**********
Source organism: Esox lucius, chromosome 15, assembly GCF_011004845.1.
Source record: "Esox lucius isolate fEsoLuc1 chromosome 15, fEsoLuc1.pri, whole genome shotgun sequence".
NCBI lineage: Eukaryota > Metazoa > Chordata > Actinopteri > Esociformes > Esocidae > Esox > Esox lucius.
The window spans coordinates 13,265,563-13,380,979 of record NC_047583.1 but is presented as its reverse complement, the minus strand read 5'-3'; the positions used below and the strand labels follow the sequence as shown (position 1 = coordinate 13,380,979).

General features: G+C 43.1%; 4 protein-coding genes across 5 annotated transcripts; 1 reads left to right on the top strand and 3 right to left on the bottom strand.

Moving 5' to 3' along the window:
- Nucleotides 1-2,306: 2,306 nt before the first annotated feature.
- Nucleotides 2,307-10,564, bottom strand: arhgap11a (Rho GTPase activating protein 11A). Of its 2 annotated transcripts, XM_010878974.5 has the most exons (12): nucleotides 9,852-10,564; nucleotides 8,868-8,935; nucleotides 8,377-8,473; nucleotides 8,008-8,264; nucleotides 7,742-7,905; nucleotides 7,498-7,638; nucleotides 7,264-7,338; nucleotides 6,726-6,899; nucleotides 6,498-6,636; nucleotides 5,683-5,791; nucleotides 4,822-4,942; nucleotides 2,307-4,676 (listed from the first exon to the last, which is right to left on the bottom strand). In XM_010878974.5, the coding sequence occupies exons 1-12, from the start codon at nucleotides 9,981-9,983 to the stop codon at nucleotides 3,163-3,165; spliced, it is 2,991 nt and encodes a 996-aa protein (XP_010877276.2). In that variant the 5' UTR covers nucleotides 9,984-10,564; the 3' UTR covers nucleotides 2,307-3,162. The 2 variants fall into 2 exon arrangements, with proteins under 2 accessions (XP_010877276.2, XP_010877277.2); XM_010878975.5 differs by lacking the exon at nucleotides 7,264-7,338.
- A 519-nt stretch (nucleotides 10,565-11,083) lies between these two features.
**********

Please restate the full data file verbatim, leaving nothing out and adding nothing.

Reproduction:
Source organism: Esox lucius, chromosome 15, assembly GCF_011004845.1.
Source record: "Esox lucius isolate fEsoLuc1 chromosome 15, fEsoLuc1.pri, whole genome shotgun sequence".
NCBI lineage: Eukaryota > Metazoa > Chordata > Actinopteri > Esociformes > Esocidae > Esox > Esox lucius.
The window spans coordinates 13,265,563-13,380,979 of record NC_047583.1 but is presented as its reverse complement, the minus strand read 5'-3'; the positions used below and the strand labels follow the sequence as shown (position 1 = coordinate 13,380,979).

General features: G+C 43.1%; 4 protein-coding genes across 5 annotated transcripts; 1 reads left to right on the top strand and 3 right to left on the bottom strand.

Moving 5' to 3' along the window:
- Nucleotides 1-2,306: 2,306 nt before the first annotated feature.
- Nucleotides 2,307-10,564, bottom strand: arhgap11a (Rho GTPase activating protein 11A). Of its 2 annotated transcripts, XM_010878974.5 has the most exons (12): nucleotides 9,852-10,564; nucleotides 8,868-8,935; nucleotides 8,377-8,473; nucleotides 8,008-8,264; nucleotides 7,742-7,905; nucleotides 7,498-7,638; nucleotides 7,264-7,338; nucleotides 6,726-6,899; nucleotides 6,498-6,636; nucleotides 5,683-5,791; nucleotides 4,822-4,942; nucleotides 2,307-4,676 (listed from the first exon to the last, which is right to left on the bottom strand). In XM_010878974.5, the coding sequence occupies exons 1-12, from the start codon at nucleotides 9,981-9,983 to the stop codon at nucleotides 3,163-3,165; spliced, it is 2,991 nt and encodes a 996-aa protein (XP_010877276.2). In that variant the 5' UTR covers nucleotides 9,984-10,564; the 3' UTR covers nucleotides 2,307-3,162. The 2 variants fall into 2 exon arrangements, with proteins under 2 accessions (XP_010877276.2, XP_010877277.2); XM_010878975.5 differs by lacking the exon at nucleotides 7,264-7,338.
- A 519-nt stretch (nucleotides 10,565-11,083) lies between these two features.